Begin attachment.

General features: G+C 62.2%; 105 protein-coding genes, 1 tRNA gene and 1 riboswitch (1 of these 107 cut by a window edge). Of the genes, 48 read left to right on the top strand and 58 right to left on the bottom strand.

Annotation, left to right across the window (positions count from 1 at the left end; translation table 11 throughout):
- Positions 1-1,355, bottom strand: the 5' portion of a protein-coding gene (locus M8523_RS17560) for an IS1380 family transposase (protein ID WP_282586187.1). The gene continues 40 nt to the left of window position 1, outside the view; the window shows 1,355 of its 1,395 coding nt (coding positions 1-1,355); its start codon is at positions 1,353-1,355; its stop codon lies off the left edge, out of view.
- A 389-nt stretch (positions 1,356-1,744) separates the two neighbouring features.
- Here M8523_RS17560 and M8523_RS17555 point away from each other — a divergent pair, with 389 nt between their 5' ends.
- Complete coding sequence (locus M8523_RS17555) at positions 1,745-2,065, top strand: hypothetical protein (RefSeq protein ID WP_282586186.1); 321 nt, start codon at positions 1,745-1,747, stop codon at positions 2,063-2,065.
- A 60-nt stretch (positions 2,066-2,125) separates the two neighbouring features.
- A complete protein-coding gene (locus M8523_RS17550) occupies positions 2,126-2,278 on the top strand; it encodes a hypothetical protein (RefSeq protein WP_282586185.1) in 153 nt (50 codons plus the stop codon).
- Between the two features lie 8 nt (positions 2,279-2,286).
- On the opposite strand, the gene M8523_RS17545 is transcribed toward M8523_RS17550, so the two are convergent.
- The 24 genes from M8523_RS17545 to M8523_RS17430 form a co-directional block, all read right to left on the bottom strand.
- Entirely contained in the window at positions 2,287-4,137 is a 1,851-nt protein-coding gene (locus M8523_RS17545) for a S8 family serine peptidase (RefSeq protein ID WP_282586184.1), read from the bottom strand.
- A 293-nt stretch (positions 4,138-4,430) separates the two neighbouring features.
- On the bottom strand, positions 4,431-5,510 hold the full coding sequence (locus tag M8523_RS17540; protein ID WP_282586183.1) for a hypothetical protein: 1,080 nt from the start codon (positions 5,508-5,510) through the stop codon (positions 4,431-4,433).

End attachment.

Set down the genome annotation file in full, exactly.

General features: G+C 62.2%; 105 protein-coding genes, 1 tRNA gene and 1 riboswitch (1 of these 107 cut by a window edge). Of the genes, 48 read left to right on the top strand and 58 right to left on the bottom strand.

Annotation, left to right across the window (positions count from 1 at the left end; translation table 11 throughout):
- Positions 1-1,355, bottom strand: the 5' portion of a protein-coding gene (locus M8523_RS17560) for an IS1380 family transposase (protein ID WP_282586187.1). The gene continues 40 nt to the left of window position 1, outside the view; the window shows 1,355 of its 1,395 coding nt (coding positions 1-1,355); its start codon is at positions 1,353-1,355; its stop codon lies off the left edge, out of view.
- A 389-nt stretch (positions 1,356-1,744) separates the two neighbouring features.
- Here M8523_RS17560 and M8523_RS17555 point away from each other — a divergent pair, with 389 nt between their 5' ends.
- Complete coding sequence (locus M8523_RS17555) at positions 1,745-2,065, top strand: hypothetical protein (RefSeq protein ID WP_282586186.1); 321 nt, start codon at positions 1,745-1,747, stop codon at positions 2,063-2,065.
- A 60-nt stretch (positions 2,066-2,125) separates the two neighbouring features.
- A complete protein-coding gene (locus M8523_RS17550) occupies positions 2,126-2,278 on the top strand; it encodes a hypothetical protein (RefSeq protein WP_282586185.1) in 153 nt (50 codons plus the stop codon).
- Between the two features lie 8 nt (positions 2,279-2,286).
- On the opposite strand, the gene M8523_RS17545 is transcribed toward M8523_RS17550, so the two are convergent.
- The 24 genes from M8523_RS17545 to M8523_RS17430 form a co-directional block, all read right to left on the bottom strand.
- Entirely contained in the window at positions 2,287-4,137 is a 1,851-nt protein-coding gene (locus M8523_RS17545) for a S8 family serine peptidase (RefSeq protein ID WP_282586184.1), read from the bottom strand.
- A 293-nt stretch (positions 4,138-4,430) separates the two neighbouring features.
- On the bottom strand, positions 4,431-5,510 hold the full coding sequence (locus tag M8523_RS17540; protein ID WP_282586183.1) for a hypothetical protein: 1,080 nt from the start codon (positions 5,508-5,510) through the stop codon (positions 4,431-4,433).